This safe system would then pass through another hub via a second network card, and this would provide an indirect connection to the larger network. If you make the internal hub a router with DHCP disabled, you can enable a strict firewall as well, so that very little can actually pass through even from the “safe” gateway PC over to the Windows XP machine.


On a Linksys router, you can disable DHCP, which essentially transforms it into a basic hub.


This isn’t the perfect setup, because to actually transfer data off the XP machine and onto the larger network, you’d need to set up a system using something like FreeFileSync How to Keep your Backups Current with FreeFileSync (Win) Read More to transfer files off the XP onto the Gateway. Then, any system on the larger network could grab those copied files off the gateway PC.

This wouldn’t work so well if you need Internet access from the XP machine, but it’s an idea setup for those production systems where you need an easy way to get data onto and off of the local PC that’s running the process, but you still want to keep it fairly isolated from the larger network.


There are plenty of options right now for people that want to continue using XP for a while longer, even after Windows stops sending out patches for it. However, you have to keep in mind that XP will become a significant target for hackers who will not try to target people that are still using these older systems. Any vulnerability will remain after a hacker has found an exploit. Isolating your system using an approach above will help, but in the end you really have no choice but to try and upgrade your system so that you can finally move on from the beloved Windows XP system.

Are you facing a difficult transition off of XP? What challenges are you expecting? Share your own experiences and ideas in the comments section below.

Related topics: Anti-Malware, Windows XP.

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  1. old toothless byter
    July 20, 2016 at 7:38 pm

    I'll keep posting this warning wherever XP extinction is discussed. After closing our small business two years ago, I realized the tax implications go way beyond merely safeguarding basic paper for 7 years. In a worst case scenario audit, we might be expected to show proof of process, via 'live' work on running business and accounting software - in our case both XP vintage which will not directly run on even Win 7 unless under the "XP mode"or Virtual Machine which is not standard, nor is it clear if Win 10 will even continue to support that VM option at all. Upgrading this obsolete software just in case of this contingency would cost thousands, with no place to deduct/offset the expense, so out of pocket loss. I labored to create a VM on a Win7 machine, initially failing because the XP office machine cloned was a Dell OEM, not a full license, so had hidden constraints on moving even as a VM away from the original Dell machine. I succeeded with a fully licensed machine clone, and later installed separate copies of the two office programs from scratch directly thru the XPmode option that partially streamlines and hides the full VM in normal Win 7 usage. All good? Not so fast. Since I only occasionally check the status of the dormant programs, I lately find they and some of the XPmode have mysteriously vanished from my computer! I have drive backups, but this worries me that all the Win10 prep 'updates' might have messed with some of the features we paid for in Win7. Either way, more nightmares surely will come now that 7 is being overwritten by 10 before folks discover what they may be losing forever.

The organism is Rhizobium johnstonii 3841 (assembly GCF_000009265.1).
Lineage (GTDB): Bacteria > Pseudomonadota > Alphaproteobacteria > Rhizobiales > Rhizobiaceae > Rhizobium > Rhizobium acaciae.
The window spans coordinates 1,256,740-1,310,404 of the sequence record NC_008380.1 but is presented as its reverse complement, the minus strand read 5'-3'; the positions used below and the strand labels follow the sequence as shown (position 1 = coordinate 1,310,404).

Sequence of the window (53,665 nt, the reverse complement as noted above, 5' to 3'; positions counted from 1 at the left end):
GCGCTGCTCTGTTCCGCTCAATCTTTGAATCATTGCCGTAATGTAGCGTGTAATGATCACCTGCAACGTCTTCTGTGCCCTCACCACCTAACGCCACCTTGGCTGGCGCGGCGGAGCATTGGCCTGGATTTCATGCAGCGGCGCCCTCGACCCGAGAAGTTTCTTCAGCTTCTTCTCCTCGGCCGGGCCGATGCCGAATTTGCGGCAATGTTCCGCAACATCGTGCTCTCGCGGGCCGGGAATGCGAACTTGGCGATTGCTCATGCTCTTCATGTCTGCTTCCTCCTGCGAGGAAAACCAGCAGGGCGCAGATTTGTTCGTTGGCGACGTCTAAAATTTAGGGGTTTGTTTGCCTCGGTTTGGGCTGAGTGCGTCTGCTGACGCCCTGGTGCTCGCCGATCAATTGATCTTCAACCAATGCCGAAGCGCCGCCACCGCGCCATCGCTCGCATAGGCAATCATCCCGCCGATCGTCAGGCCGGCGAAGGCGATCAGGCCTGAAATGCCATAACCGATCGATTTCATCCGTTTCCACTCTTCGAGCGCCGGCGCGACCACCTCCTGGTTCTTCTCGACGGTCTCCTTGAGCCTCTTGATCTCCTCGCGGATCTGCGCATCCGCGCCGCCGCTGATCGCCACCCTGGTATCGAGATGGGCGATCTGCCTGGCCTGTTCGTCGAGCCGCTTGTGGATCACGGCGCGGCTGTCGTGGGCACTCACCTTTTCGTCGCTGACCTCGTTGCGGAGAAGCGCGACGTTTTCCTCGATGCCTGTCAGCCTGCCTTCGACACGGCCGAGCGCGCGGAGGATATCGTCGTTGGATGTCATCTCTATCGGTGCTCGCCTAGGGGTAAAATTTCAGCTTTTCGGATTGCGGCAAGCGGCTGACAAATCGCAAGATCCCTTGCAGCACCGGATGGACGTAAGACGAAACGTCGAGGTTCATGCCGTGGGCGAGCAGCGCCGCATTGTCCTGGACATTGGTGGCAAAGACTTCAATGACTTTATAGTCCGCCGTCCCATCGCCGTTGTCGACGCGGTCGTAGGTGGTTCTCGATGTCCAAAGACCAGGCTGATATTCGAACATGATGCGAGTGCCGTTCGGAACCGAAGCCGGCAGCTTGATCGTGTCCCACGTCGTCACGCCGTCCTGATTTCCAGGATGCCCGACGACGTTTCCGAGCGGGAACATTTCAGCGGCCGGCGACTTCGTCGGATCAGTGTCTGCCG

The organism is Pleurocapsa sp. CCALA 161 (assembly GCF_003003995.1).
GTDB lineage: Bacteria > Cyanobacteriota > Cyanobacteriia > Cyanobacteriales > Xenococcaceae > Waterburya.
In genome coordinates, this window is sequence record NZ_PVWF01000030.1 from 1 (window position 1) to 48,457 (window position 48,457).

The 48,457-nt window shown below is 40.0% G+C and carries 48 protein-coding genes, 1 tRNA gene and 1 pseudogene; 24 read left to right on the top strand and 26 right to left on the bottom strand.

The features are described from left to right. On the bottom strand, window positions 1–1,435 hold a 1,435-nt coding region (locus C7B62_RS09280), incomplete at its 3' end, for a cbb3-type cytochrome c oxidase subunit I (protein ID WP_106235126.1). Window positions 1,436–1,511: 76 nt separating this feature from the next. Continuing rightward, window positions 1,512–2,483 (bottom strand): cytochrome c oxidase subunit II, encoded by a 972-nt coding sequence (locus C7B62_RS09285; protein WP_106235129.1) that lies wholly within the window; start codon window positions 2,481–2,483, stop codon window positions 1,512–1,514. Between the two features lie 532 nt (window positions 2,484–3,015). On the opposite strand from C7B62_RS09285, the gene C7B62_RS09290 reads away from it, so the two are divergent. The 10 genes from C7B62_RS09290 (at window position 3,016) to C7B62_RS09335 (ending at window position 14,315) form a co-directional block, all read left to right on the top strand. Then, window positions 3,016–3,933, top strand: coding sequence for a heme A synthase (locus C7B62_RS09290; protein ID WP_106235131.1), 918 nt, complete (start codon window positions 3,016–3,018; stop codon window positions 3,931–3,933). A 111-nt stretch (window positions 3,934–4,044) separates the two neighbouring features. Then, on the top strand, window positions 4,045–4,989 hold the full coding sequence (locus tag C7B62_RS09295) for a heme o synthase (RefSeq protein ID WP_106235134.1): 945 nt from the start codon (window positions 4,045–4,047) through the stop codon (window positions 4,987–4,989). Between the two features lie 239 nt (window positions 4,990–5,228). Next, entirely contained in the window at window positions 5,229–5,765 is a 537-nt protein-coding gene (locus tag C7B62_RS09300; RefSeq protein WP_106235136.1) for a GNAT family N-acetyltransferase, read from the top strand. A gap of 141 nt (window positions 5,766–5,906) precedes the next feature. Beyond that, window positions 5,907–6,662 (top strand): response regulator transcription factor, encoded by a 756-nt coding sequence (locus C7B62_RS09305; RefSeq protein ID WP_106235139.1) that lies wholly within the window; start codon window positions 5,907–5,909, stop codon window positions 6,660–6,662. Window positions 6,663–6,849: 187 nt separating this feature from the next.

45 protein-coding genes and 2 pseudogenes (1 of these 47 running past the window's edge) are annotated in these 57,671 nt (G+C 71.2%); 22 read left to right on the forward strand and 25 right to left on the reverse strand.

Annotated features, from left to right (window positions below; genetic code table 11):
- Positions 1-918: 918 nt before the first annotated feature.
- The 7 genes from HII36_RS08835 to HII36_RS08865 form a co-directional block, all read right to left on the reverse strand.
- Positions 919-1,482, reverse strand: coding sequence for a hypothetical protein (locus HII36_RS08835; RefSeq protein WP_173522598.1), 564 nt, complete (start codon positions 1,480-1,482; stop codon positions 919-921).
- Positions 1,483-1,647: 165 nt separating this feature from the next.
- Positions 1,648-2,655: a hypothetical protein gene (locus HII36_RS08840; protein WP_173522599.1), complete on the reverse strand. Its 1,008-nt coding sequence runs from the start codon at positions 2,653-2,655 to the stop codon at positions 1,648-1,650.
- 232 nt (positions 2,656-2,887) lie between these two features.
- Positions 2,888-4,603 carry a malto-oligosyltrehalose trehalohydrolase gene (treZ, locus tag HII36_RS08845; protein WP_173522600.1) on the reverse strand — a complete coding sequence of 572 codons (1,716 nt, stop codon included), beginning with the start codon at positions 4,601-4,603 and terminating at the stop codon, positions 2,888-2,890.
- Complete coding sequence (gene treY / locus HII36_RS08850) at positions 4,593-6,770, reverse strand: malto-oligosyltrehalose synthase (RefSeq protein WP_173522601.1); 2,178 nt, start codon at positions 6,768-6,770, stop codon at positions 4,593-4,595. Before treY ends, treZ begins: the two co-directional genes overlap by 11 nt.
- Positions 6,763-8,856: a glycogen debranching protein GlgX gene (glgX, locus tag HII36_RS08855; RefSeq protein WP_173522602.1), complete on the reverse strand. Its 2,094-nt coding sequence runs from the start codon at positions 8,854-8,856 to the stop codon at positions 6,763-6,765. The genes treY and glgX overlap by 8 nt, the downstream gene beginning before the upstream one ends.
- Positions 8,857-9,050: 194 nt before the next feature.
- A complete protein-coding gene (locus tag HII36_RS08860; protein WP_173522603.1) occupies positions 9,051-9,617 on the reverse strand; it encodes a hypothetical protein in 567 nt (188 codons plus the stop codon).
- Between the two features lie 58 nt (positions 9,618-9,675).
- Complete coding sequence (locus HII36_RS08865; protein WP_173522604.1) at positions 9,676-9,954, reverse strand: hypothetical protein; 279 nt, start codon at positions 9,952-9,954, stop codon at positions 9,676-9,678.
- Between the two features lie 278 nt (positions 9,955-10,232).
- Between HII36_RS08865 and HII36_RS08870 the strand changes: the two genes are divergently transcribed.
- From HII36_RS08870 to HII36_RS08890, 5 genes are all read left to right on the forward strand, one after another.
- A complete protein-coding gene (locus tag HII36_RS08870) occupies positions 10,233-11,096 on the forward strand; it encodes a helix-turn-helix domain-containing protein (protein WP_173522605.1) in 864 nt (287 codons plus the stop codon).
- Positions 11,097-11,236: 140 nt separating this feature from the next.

2. Alessandro
    April 26, 2016 at 2:49 pm

    I tried Windows 10 for a while. Many programs I use are incompatible and its compatibility tool solbes some but not all. So I decided to reinstall Windows XP with new security software that still supports XP.

  3. Gary Schuetz
    April 9, 2015 at 3:00 pm